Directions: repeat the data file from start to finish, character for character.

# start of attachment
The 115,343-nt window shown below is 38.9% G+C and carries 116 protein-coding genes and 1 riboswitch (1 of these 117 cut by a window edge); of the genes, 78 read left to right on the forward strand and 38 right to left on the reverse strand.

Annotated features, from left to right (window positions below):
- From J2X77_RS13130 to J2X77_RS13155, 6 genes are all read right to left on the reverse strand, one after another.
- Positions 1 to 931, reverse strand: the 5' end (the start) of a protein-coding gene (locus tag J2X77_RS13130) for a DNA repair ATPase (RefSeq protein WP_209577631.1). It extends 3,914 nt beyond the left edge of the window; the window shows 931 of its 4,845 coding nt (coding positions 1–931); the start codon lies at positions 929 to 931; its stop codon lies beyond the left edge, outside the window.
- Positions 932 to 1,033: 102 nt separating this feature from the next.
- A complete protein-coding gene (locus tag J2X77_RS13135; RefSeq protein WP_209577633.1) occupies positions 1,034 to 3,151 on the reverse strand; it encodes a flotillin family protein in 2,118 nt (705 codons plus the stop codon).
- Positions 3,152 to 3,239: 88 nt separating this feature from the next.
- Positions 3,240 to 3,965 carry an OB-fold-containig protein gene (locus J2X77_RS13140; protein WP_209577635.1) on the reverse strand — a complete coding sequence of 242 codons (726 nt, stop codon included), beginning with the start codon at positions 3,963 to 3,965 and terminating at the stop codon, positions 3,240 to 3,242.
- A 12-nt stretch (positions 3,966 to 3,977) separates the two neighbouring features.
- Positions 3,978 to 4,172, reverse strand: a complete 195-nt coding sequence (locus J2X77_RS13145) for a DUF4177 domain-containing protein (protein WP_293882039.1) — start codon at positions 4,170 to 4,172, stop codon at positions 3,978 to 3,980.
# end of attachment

The 115,343-nt window shown below is 38.9% G+C and carries 116 protein-coding genes and 1 riboswitch (1 of these 117 cut by a window edge); of the genes, 78 read left to right on the forward strand and 38 right to left on the reverse strand.

Annotated features, from left to right (window positions below):
- From J2X77_RS13130 to J2X77_RS13155, 6 genes are all read right to left on the reverse strand, one after another.
- Positions 1 to 931, reverse strand: the 5' end (the start) of a protein-coding gene (locus tag J2X77_RS13130) for a DNA repair ATPase (RefSeq protein WP_209577631.1). It extends 3,914 nt beyond the left edge of the window; the window shows 931 of its 4,845 coding nt (coding positions 1–931); the start codon lies at positions 929 to 931; its stop codon lies beyond the left edge, outside the window.
- Positions 932 to 1,033: 102 nt separating this feature from the next.
- A complete protein-coding gene (locus tag J2X77_RS13135; RefSeq protein WP_209577633.1) occupies positions 1,034 to 3,151 on the reverse strand; it encodes a flotillin family protein in 2,118 nt (705 codons plus the stop codon).
- Positions 3,152 to 3,239: 88 nt separating this feature from the next.
- Positions 3,240 to 3,965 carry an OB-fold-containig protein gene (locus J2X77_RS13140; protein WP_209577635.1) on the reverse strand — a complete coding sequence of 242 codons (726 nt, stop codon included), beginning with the start codon at positions 3,963 to 3,965 and terminating at the stop codon, positions 3,240 to 3,242.
- A 12-nt stretch (positions 3,966 to 3,977) separates the two neighbouring features.
- Positions 3,978 to 4,172, reverse strand: a complete 195-nt coding sequence (locus J2X77_RS13145) for a DUF4177 domain-containing protein (protein WP_293882039.1) — start codon at positions 4,170 to 4,172, stop codon at positions 3,978 to 3,980.